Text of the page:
Alan Riley, Dec 09, 2010
This is a view of future EU competition policy through looking at the way cases could be decided taking into account current trends.
I would argue that there are three trends that are already making themselves felt. The first is the dominance of the European model of antitrust over that in the United States. Articles 101 and 102 as well as the Merger Regulation are overwhelmingly the antitrust models adopted by the world’s competition agencies. As major antitrust regimes develop around the world the impact of that choice will become much more pronounced. Antitrust agencies will look first to European case law and procedures and not to the United States. This will provide DG Competition with the potential of obtaining enormous influence and “soft power” across the globe. However, for that influence to be maximized, DG Competition has to be ready to learn and adapt to what will be increasingly intellectually sophisticated and original centers of antitrust thought located far from Europe.
Furthermore, the failure of the U.S. economic model and the limitations of the classic Chicago School in antitrust economics are likely to further boost that influence. I personally doubt that we will have the development of a neo-ordo liberalist school in Europe, but we are likely to end up with a broader antitrust assessment standard. That standard is likely to include assessments as to supply security and systemic risk as well as a greater concern for the social impact of competition. The European Union case law, being far less fixated on Chicago economics and with an alternative quasi-ordo liberalist narrative within its case law to draw upon, will be able to more easily respond to the intellectual and economic challenges of the twenty-first century.
The second major trend is international co-operation. As more sophisticated antitrust agencies develop in the major twenty-first century centers of business in and beyond Brazil, Russia, India, and China (“BRICS”), international co-operation will become a dominant feature of major antitrust cases. International co-operation is, of course, already a feature of many merger and cartel cases. However, for the moment there are very few really significant international co-operation procedures. What is likely to happen over the next 15 years is that those procedures will develop, permitting greater direct co-operation in cartel cases, joint remedies in merger cases and case selection, and prosecution delegation in abuse of dominance cases.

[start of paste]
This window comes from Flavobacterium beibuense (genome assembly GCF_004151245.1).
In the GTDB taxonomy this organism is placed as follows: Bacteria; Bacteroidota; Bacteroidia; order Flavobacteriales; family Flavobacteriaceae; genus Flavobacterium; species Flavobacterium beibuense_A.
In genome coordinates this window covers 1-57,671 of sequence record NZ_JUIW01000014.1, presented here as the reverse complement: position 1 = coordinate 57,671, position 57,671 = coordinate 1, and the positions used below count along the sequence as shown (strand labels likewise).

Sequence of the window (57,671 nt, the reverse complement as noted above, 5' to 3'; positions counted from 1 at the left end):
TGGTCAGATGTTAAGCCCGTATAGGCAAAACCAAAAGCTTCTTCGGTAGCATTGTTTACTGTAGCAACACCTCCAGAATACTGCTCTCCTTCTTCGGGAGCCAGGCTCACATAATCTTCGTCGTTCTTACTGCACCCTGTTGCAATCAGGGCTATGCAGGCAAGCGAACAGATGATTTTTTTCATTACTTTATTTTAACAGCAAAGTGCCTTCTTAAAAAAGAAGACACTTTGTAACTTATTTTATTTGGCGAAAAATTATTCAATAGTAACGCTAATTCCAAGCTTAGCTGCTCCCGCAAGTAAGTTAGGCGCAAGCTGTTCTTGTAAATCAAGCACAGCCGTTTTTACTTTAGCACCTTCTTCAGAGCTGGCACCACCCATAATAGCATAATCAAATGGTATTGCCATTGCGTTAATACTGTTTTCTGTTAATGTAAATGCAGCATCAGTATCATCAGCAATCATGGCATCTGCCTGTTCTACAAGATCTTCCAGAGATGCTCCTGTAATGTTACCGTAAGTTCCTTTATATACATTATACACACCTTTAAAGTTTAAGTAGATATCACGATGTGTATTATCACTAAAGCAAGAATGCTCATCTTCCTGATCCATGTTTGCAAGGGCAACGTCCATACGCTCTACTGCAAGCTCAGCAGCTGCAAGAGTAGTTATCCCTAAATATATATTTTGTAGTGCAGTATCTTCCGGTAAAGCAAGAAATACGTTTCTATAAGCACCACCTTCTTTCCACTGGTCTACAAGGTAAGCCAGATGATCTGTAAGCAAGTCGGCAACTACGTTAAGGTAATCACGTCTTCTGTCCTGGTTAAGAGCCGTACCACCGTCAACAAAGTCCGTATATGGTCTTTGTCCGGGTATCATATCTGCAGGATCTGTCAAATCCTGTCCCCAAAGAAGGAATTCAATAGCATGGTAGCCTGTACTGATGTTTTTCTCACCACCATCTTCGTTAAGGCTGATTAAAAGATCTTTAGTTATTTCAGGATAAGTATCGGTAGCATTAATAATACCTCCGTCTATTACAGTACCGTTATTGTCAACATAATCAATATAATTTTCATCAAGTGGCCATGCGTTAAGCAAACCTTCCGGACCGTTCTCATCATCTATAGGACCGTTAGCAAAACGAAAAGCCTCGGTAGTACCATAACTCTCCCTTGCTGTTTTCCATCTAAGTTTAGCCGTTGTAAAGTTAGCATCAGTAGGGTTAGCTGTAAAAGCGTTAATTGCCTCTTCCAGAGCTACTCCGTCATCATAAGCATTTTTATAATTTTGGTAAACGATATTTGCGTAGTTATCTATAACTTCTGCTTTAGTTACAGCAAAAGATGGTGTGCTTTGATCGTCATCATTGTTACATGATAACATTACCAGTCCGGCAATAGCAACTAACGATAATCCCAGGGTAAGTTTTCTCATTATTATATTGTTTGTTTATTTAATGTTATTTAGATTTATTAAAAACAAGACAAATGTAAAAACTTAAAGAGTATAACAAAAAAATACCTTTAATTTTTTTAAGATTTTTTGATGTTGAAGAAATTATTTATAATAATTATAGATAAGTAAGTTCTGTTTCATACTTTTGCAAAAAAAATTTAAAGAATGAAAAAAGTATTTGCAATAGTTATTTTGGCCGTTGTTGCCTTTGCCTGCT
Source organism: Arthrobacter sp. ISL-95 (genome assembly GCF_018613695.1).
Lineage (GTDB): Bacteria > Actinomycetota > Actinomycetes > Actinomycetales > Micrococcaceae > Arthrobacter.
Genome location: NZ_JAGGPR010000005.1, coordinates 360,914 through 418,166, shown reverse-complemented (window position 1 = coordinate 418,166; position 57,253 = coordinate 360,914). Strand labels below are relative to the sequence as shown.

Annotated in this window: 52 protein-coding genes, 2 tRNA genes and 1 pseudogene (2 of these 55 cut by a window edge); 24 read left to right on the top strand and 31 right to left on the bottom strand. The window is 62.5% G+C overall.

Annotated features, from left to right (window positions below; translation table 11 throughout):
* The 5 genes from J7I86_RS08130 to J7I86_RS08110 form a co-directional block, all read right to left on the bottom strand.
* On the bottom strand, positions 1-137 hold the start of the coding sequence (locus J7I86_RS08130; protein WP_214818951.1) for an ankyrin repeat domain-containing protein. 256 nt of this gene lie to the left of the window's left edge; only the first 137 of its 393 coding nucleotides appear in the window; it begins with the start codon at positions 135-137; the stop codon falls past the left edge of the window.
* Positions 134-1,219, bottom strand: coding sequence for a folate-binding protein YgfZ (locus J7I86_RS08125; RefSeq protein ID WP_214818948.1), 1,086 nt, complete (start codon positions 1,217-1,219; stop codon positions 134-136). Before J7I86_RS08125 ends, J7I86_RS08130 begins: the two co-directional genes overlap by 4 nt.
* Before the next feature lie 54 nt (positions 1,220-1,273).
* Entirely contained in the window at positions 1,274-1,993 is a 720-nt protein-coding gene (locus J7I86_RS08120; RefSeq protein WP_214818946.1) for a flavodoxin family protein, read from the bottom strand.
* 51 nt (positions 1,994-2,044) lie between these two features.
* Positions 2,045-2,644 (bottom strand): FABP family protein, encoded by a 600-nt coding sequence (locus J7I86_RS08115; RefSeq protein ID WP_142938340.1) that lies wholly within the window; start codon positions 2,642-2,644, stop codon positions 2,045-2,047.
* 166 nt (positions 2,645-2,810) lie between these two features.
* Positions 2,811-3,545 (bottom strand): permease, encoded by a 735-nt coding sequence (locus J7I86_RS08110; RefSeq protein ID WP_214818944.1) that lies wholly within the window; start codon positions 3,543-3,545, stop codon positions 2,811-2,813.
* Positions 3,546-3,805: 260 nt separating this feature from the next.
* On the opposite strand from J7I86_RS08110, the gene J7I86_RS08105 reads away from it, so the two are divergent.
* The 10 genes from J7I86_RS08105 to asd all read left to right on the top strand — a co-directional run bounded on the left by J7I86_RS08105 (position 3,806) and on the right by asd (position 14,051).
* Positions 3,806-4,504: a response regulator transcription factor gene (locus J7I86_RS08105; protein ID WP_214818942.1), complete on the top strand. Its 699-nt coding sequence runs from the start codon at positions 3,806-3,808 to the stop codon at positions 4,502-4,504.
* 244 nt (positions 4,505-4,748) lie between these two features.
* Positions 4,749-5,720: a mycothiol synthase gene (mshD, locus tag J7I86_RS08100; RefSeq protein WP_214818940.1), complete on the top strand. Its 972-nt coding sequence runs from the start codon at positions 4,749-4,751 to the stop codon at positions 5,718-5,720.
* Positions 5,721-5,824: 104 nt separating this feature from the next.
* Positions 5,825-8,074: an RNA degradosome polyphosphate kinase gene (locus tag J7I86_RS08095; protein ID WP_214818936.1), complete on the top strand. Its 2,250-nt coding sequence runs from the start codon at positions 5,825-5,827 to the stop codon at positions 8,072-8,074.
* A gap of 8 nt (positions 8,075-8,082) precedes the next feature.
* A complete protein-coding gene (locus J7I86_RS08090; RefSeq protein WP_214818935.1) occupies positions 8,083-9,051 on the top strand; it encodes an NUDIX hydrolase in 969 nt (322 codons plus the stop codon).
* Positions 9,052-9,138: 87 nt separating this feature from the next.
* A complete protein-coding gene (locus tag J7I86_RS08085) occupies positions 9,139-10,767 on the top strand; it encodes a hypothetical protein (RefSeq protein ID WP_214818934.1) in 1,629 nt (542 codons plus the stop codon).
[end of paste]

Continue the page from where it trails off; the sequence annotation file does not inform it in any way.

The third major trend will be the adoption of quasi-criminal procedures in price-fixing cases. This will be in part because of the demand for corporate executives to be held personally accountable and in part because of the European Court of Human Rights (“ECHR”) standards imposed by the Lisbon Treaty. Despite the corporate demands for greater ECHR compliance the irony is that the greatest victor out of a more quasi-criminal procedure is the Commission. Notwithstanding Commissioner Kroes’ tenure, DG Competition underplays its hand in relation to price-fixing cases by running the cases behind closed doors. A quasi-criminal procedure would open up the cases to the public, increasing public understanding and support for DG Competition (and probably generating political careers for some DG Comp officials). It would also make guilty settlement pleas the majority choice of most corporate price-fixers as only the most desperate firms would choose a public trial.
Below I have not mentioned damages actions. This is because I am focusing on DG Competition’s operations. Nevertheless, one of the major trends of the next fifteen years will be the development of antitrust damages litigation in all the major centers of antitrust practice across the planet. By 2025 a damages litigation culture is likely to have made itself felt in Europe, and will be beginning to appear in other major jurisdictions. In Europe by 2025 one would expect a number of centers to be established with a functioning antitrust litigation bar such as Amsterdam, London, Warsaw, Istanbul and Dusseldorf-and almost all major antitrust cases to have a significant damages component.